3. Applications must be accompanied by I-797 I-130 approval sheets from the U.S.C.I.S. and fee receipts from the Department of State. Clarification was made that only the visa fee and not necessarily the I-864 affidavit of support fee was required to be paid for I- 601A acceptance by U.S.C.I.S.  A later question of what would happen if the I-797 approval was lost and the applicant was able to present a copy of the I-130 receipt and Online Case Status Report to show that the petition was approved was met with the answer that U.S.C.I.S. needs the case number. (That was the logical response since the agency already has the history of the petition in its database and only needs to access the receipt number to see that the case was approved).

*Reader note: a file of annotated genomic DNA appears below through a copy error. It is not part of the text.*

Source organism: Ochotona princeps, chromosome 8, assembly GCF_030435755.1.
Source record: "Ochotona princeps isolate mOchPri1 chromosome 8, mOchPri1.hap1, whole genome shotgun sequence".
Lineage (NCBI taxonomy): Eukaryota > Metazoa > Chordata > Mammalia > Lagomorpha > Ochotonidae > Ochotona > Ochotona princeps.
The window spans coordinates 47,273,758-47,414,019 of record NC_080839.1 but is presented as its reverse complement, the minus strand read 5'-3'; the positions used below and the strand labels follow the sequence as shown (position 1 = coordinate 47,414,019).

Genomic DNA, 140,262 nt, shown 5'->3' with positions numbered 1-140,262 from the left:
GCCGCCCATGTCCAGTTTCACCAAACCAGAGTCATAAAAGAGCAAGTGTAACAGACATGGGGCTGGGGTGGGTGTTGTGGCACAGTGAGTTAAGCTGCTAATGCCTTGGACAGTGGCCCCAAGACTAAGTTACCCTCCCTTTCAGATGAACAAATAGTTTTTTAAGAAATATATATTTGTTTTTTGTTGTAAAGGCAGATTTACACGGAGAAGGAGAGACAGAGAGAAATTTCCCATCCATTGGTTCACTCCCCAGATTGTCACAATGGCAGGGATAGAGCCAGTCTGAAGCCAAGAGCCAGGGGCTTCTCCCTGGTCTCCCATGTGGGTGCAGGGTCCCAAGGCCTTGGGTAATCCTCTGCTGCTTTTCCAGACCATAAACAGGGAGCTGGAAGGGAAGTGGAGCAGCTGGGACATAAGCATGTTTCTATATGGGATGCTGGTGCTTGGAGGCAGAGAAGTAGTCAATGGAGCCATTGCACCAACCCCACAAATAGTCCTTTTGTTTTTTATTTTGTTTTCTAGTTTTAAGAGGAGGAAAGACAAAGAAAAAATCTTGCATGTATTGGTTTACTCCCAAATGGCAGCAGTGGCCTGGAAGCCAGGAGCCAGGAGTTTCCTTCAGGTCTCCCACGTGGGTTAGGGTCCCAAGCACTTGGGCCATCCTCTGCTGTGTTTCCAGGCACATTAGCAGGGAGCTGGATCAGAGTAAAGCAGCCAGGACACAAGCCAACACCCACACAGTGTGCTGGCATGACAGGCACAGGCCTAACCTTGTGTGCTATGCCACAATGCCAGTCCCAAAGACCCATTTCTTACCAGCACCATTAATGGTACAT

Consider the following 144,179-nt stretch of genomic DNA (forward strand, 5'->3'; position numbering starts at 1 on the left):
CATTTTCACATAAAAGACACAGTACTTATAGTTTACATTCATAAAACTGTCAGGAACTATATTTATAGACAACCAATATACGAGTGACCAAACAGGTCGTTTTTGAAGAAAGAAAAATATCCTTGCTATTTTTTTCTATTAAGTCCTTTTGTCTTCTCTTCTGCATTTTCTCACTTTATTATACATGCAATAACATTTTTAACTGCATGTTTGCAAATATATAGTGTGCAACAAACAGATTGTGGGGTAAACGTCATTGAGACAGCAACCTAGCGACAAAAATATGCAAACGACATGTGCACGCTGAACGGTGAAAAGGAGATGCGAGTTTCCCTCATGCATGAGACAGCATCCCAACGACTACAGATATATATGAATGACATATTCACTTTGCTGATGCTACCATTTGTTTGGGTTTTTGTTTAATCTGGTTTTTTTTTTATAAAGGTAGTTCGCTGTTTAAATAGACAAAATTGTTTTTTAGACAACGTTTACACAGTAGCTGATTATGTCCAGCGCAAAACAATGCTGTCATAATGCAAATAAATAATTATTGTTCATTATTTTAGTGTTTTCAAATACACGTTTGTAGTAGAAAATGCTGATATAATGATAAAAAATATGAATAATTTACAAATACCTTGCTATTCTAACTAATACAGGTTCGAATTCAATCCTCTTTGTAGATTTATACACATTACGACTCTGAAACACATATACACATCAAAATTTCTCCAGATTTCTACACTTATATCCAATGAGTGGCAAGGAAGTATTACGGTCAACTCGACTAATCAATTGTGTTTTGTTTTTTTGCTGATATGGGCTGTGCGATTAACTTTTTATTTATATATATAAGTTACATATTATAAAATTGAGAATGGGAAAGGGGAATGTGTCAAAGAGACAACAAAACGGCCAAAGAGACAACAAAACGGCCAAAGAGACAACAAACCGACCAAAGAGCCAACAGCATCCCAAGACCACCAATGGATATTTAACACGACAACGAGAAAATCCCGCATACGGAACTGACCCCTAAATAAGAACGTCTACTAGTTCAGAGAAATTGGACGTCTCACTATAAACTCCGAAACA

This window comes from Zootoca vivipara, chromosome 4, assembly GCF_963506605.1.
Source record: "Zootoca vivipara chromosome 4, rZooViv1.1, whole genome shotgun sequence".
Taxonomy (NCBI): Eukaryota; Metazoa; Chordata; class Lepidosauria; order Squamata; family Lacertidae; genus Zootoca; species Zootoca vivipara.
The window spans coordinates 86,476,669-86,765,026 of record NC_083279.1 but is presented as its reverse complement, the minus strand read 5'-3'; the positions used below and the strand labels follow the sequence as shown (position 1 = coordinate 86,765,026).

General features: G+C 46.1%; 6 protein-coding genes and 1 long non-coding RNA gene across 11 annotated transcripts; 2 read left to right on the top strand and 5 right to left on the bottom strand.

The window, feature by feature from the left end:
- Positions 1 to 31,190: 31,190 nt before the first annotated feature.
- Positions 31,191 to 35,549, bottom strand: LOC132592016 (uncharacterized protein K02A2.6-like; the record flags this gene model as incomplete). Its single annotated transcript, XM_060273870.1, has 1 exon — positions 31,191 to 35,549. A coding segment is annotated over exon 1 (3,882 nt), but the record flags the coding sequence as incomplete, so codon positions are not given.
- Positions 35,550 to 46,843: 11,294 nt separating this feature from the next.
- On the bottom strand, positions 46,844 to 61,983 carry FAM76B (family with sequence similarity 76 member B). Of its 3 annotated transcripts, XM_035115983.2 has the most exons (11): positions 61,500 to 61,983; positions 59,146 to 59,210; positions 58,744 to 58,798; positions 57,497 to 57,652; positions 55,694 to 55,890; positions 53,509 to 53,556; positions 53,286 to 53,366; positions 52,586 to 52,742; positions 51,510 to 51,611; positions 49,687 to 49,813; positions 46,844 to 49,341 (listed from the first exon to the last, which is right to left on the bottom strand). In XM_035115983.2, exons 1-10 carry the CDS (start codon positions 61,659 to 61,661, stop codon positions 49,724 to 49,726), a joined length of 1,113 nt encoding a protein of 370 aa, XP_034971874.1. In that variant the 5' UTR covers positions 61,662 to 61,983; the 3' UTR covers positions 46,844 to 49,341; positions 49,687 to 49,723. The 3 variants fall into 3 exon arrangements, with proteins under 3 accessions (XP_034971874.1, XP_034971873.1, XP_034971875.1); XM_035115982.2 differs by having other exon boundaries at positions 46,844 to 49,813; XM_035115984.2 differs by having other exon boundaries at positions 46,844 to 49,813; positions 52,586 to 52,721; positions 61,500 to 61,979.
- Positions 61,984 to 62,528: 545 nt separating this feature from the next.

4. The National Benefits Center (NBC) will review the applications and can send out Requests for Further Evidence (RFE’s) if needed. The NBC will inform the National Visa Center (NVC) of I-601A receipt and decision.  In the event of denial, applicants will only have the recourse of filing another waiver application.

  5. On consular processing, U.S.C.I.S. and the Department of State contemplate a concurrent process in which NVC will not schedule an immigrant visa appointment while the I-601A application is pending; that applicants can continue sending documentation to the NVC during the time that the I-601A is being adjudicated; and that the NVC can schedule a consular appointment after the approval. It was later clarified that applicants did not have to continue the consular processing during the pendency of the I-601A, but that such action would accelerate the processing of their cases. Potential applicants were reminded that the NVC should still be notified of the applicant’s continuing interest in the case at least once a year even while an I-601A application is still pending. Otherwise the NVC would begin to take steps to terminate the case.